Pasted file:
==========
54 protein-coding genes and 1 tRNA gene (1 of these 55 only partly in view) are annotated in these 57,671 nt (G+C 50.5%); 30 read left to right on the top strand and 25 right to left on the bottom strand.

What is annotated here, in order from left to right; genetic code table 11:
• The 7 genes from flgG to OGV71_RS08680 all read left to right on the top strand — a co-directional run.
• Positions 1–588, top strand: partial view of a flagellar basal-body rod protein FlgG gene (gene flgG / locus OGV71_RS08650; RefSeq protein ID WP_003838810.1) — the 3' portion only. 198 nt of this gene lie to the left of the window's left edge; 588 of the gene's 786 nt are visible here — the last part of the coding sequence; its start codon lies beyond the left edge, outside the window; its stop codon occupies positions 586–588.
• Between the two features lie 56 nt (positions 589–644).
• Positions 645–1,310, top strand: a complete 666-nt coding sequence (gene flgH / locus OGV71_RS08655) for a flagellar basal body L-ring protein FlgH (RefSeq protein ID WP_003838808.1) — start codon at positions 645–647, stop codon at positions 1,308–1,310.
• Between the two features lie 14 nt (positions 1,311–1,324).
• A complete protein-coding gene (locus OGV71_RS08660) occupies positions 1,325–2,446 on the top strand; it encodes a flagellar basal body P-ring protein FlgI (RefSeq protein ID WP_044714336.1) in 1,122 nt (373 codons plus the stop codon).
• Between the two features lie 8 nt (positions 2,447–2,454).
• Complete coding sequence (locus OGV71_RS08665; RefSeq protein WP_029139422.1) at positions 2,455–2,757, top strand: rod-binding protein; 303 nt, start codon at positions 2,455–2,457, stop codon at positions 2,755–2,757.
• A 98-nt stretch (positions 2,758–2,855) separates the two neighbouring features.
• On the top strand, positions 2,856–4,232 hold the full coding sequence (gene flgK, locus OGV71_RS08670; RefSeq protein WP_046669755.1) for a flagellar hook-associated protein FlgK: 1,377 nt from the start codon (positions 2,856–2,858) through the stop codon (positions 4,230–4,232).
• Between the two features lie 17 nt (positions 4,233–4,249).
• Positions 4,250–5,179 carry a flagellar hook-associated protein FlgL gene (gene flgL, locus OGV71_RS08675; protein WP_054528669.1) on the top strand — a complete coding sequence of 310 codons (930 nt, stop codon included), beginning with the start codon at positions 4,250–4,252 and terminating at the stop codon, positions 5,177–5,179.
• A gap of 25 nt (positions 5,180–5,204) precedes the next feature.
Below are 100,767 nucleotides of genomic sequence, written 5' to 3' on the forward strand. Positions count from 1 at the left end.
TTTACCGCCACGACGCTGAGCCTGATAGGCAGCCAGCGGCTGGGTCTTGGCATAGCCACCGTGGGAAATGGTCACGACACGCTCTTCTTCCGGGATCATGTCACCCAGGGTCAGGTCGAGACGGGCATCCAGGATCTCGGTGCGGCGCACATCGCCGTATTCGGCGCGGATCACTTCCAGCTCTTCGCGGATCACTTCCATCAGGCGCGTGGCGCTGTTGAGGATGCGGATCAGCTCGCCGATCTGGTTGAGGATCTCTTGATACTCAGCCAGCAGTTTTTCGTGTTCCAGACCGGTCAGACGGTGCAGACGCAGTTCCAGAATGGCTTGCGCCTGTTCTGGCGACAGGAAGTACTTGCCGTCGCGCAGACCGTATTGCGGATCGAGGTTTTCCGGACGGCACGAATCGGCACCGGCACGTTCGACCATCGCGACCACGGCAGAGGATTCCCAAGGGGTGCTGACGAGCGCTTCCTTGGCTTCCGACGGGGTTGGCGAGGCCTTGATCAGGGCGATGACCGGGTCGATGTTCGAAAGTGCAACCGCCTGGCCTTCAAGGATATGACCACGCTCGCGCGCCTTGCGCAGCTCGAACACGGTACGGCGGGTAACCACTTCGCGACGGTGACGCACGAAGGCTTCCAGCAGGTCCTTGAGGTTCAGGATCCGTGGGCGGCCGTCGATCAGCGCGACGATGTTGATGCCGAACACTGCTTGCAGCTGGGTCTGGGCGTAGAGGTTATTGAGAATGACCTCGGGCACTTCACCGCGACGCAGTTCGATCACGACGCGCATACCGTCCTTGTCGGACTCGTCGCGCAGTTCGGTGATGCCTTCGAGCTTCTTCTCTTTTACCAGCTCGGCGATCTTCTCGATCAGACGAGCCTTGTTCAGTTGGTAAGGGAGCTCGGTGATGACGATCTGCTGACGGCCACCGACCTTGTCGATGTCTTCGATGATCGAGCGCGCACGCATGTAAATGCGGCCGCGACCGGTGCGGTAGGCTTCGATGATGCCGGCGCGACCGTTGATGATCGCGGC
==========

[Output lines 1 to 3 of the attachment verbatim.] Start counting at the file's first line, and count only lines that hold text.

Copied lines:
54 protein-coding genes and 1 tRNA gene (1 of these 55 only partly in view) are annotated in these 57,671 nt (G+C 50.5%); 30 read left to right on the top strand and 25 right to left on the bottom strand.

What is annotated here, in order from left to right; genetic code table 11:
• The 7 genes from flgG to OGV71_RS08680 all read left to right on the top strand — a co-directional run.